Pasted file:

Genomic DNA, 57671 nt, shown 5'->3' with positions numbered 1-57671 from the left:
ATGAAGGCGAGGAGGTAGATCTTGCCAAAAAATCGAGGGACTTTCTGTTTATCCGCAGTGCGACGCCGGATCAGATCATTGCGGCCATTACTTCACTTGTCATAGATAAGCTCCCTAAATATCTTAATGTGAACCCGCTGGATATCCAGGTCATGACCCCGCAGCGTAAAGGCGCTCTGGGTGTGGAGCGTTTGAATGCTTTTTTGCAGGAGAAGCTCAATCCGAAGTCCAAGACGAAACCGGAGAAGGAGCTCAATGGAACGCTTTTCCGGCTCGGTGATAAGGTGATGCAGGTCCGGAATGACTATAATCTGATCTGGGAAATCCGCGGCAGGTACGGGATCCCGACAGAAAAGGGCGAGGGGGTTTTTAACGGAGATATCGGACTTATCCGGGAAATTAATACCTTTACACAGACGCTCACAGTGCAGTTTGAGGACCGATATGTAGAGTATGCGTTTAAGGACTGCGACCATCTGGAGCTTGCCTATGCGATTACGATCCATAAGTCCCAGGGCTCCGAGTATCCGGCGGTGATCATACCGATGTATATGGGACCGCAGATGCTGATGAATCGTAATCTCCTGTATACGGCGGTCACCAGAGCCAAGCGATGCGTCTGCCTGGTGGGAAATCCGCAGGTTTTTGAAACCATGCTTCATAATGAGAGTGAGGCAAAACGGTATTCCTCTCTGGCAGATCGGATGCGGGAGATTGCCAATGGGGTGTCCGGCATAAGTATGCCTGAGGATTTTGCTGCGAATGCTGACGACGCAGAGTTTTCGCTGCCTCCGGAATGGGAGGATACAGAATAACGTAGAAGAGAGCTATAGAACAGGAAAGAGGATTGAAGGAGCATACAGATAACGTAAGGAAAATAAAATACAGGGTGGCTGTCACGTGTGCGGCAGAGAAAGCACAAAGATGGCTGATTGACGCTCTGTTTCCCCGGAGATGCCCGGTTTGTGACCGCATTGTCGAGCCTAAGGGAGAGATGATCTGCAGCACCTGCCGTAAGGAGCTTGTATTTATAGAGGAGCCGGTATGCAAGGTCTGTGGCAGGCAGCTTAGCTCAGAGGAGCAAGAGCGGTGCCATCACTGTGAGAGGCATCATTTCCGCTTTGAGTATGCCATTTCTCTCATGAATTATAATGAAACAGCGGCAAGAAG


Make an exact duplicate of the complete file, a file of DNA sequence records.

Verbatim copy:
Genomic DNA, 57671 nt, shown 5'->3' with positions numbered 1-57671 from the left:
ATGAAGGCGAGGAGGTAGATCTTGCCAAAAAATCGAGGGACTTTCTGTTTATCCGCAGTGCGACGCCGGATCAGATCATTGCGGCCATTACTTCACTTGTCATAGATAAGCTCCCTAAATATCTTAATGTGAACCCGCTGGATATCCAGGTCATGACCCCGCAGCGTAAAGGCGCTCTGGGTGTGGAGCGTTTGAATGCTTTTTTGCAGGAGAAGCTCAATCCGAAGTCCAAGACGAAACCGGAGAAGGAGCTCAATGGAACGCTTTTCCGGCTCGGTGATAAGGTGATGCAGGTCCGGAATGACTATAATCTGATCTGGGAAATCCGCGGCAGGTACGGGATCCCGACAGAAAAGGGCGAGGGGGTTTTTAACGGAGATATCGGACTTATCCGGGAAATTAATACCTTTACACAGACGCTCACAGTGCAGTTTGAGGACCGATATGTAGAGTATGCGTTTAAGGACTGCGACCATCTGGAGCTTGCCTATGCGATTACGATCCATAAGTCCCAGGGCTCCGAGTATCCGGCGGTGATCATACCGATGTATATGGGACCGCAGATGCTGATGAATCGTAATCTCCTGTATACGGCGGTCACCAGAGCCAAGCGATGCGTCTGCCTGGTGGGAAATCCGCAGGTTTTTGAAACCATGCTTCATAATGAGAGTGAGGCAAAACGGTATTCCTCTCTGGCAGATCGGATGCGGGAGATTGCCAATGGGGTGTCCGGCATAAGTATGCCTGAGGATTTTGCTGCGAATGCTGACGACGCAGAGTTTTCGCTGCCTCCGGAATGGGAGGATACAGAATAACGTAGAAGAGAGCTATAGAACAGGAAAGAGGATTGAAGGAGCATACAGATAACGTAAGGAAAATAAAATACAGGGTGGCTGTCACGTGTGCGGCAGAGAAAGCACAAAGATGGCTGATTGACGCTCTGTTTCCCCGGAGATGCCCGGTTTGTGACCGCATTGTCGAGCCTAAGGGAGAGATGATCTGCAGCACCTGCCGTAAGGAGCTTGTATTTATAGAGGAGCCGGTATGCAAGGTCTGTGGCAGGCAGCTTAGCTCAGAGGAGCAAGAGCGGTGCCATCACTGTGAGAGGCATCATTTCCGCTTTGAGTATGCCATTTCTCTCATGAATTATAATGAAACAGCGGCAAGAAG